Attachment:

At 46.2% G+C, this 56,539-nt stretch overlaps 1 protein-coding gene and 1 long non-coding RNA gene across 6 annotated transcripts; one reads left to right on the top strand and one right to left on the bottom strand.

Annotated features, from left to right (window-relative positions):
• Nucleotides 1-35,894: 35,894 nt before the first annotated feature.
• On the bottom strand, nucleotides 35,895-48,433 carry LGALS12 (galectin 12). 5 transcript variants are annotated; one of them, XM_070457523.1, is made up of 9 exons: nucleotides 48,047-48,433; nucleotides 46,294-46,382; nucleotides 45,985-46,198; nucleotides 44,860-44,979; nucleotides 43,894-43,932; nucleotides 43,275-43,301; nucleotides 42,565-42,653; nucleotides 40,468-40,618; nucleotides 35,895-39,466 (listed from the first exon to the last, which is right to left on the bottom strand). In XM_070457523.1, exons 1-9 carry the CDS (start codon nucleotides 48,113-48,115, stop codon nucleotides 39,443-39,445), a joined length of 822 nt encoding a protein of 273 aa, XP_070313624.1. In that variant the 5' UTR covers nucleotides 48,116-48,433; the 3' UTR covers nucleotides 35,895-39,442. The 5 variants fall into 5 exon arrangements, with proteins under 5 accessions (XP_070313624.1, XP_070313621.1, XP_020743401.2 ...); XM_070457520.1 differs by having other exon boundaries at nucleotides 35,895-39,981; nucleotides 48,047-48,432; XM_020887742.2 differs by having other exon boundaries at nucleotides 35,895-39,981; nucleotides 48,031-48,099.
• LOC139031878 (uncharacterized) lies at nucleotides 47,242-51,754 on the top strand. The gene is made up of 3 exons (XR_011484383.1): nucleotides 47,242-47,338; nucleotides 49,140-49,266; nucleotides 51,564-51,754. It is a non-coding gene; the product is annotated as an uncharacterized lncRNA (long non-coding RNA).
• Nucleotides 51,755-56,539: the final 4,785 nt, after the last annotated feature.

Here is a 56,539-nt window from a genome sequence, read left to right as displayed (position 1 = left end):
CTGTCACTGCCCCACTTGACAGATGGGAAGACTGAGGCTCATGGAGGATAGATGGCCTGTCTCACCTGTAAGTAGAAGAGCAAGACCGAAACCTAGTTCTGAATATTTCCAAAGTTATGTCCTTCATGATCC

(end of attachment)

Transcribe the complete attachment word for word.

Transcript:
At 46.2% G+C, this 56,539-nt stretch overlaps 1 protein-coding gene and 1 long non-coding RNA gene across 6 annotated transcripts; one reads left to right on the top strand and one right to left on the bottom strand.

Annotated features, from left to right (window-relative positions):
• Nucleotides 1-35,894: 35,894 nt before the first annotated feature.
• On the bottom strand, nucleotides 35,895-48,433 carry LGALS12 (galectin 12). 5 transcript variants are annotated; one of them, XM_070457523.1, is made up of 9 exons: nucleotides 48,047-48,433; nucleotides 46,294-46,382; nucleotides 45,985-46,198; nucleotides 44,860-44,979; nucleotides 43,894-43,932; nucleotides 43,275-43,301; nucleotides 42,565-42,653; nucleotides 40,468-40,618; nucleotides 35,895-39,466 (listed from the first exon to the last, which is right to left on the bottom strand). In XM_070457523.1, exons 1-9 carry the CDS (start codon nucleotides 48,113-48,115, stop codon nucleotides 39,443-39,445), a joined length of 822 nt encoding a protein of 273 aa, XP_070313624.1. In that variant the 5' UTR covers nucleotides 48,116-48,433; the 3' UTR covers nucleotides 35,895-39,442. The 5 variants fall into 5 exon arrangements, with proteins under 5 accessions (XP_070313624.1, XP_070313621.1, XP_020743401.2 ...); XM_070457520.1 differs by having other exon boundaries at nucleotides 35,895-39,981; nucleotides 48,047-48,432; XM_020887742.2 differs by having other exon boundaries at nucleotides 35,895-39,981; nucleotides 48,031-48,099.
• LOC139031878 (uncharacterized) lies at nucleotides 47,242-51,754 on the top strand. The gene is made up of 3 exons (XR_011484383.1): nucleotides 47,242-47,338; nucleotides 49,140-49,266; nucleotides 51,564-51,754. It is a non-coding gene; the product is annotated as an uncharacterized lncRNA (long non-coding RNA).
• Nucleotides 51,755-56,539: the final 4,785 nt, after the last annotated feature.

Here is a 56,539-nt window from a genome sequence, read left to right as displayed (position 1 = left end):
CTGTCACTGCCCCACTTGACAGATGGGAAGACTGAGGCTCATGGAGGATAGATGGCCTGTCTCACCTGTAAGTAGAAGAGCAAGACCGAAACCTAGTTCTGAATATTTCCAAAGTTATGTCCTTCATGATCC